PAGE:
The Calgary Flames enter the 2019-20 season as the reigning Pacific Division champions for the first time in years, and they’re ready to make a deeper playoff run under second-year head coach Bill Peters. Last year’s team finished tied with Boston for the second-most points in the entire league before falling victim to the playoffs’ crazy first round, tossed aside in only five games by the Avalanche.
This offseason, general manager Brad Treliving signed goalie Cam Talbot to a one-year deal to replace Mike Smith in net and swapped forward James Neal, who underperformed during his one year in Calgary, for Milan Lucic in a controversial summer trade with the Oilers. Otherwise, the team returns with a similar roster to last year’s, though restricted free agents Matthew Tkachuk and Andrew Mangiapane remain in need of new contracts.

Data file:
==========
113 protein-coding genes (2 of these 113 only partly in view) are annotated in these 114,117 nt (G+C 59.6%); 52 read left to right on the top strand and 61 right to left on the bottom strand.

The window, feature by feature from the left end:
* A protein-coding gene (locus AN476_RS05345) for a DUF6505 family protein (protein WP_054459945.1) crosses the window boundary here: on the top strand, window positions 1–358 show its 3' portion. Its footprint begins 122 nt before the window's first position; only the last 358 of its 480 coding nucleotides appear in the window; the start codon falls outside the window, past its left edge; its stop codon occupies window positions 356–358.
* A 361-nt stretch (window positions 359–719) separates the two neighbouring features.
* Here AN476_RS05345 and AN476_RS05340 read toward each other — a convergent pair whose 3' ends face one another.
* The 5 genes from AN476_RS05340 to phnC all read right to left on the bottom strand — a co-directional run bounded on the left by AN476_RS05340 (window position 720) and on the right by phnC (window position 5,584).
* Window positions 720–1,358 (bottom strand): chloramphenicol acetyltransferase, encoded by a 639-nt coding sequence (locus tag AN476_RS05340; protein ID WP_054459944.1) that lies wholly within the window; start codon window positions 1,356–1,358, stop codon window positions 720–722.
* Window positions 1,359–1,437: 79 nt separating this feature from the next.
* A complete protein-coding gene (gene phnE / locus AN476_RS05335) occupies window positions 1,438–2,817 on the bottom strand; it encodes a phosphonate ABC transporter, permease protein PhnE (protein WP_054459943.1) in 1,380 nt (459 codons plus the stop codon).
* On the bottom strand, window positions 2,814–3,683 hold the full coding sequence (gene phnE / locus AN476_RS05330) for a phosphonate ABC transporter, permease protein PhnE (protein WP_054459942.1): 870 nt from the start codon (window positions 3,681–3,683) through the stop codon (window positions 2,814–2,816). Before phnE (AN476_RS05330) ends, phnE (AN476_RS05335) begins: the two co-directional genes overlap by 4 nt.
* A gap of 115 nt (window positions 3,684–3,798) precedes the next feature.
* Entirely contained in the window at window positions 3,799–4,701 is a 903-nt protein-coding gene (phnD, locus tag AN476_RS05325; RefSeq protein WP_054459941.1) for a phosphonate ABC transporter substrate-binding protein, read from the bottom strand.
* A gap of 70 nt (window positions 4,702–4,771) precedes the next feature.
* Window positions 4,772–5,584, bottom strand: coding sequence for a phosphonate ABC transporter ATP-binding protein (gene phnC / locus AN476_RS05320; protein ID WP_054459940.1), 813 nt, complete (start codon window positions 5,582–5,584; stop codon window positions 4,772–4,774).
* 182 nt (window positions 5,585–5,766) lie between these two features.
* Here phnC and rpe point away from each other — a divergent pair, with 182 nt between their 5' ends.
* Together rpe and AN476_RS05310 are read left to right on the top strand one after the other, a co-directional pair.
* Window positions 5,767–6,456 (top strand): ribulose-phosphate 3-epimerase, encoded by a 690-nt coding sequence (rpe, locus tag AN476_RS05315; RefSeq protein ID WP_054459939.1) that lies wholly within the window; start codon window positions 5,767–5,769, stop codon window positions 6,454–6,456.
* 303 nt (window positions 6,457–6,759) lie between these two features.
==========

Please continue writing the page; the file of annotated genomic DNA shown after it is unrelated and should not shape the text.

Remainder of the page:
Can Calgary remain on top of the Western Conference for another year and make a Stanley Cup run? Here are a few reasons why the Flames may win the Western Conference again this season, and a few reasons why they may not.
Why the Flames will win the Western Conference again
Only the Tampa Bay Lightning scored more goals than the Flames in 2018-19. Last year’s Calgary team didn’t rely too heavily on special teams to score, either – according to Evolving Hockey, the Flames’ 2.88 goals/60 minutes at even strength ranked fifth in the league. Young stars Tkachuk (77 points), Sean Monahan (82) and Elias Lindholm (78) broke out for career-bests while superstar wing Johnny Gaudreau flirted with the 100-point threshold. It’s possible Calgary’s young forwards are developing into offensive superstars all at the same time.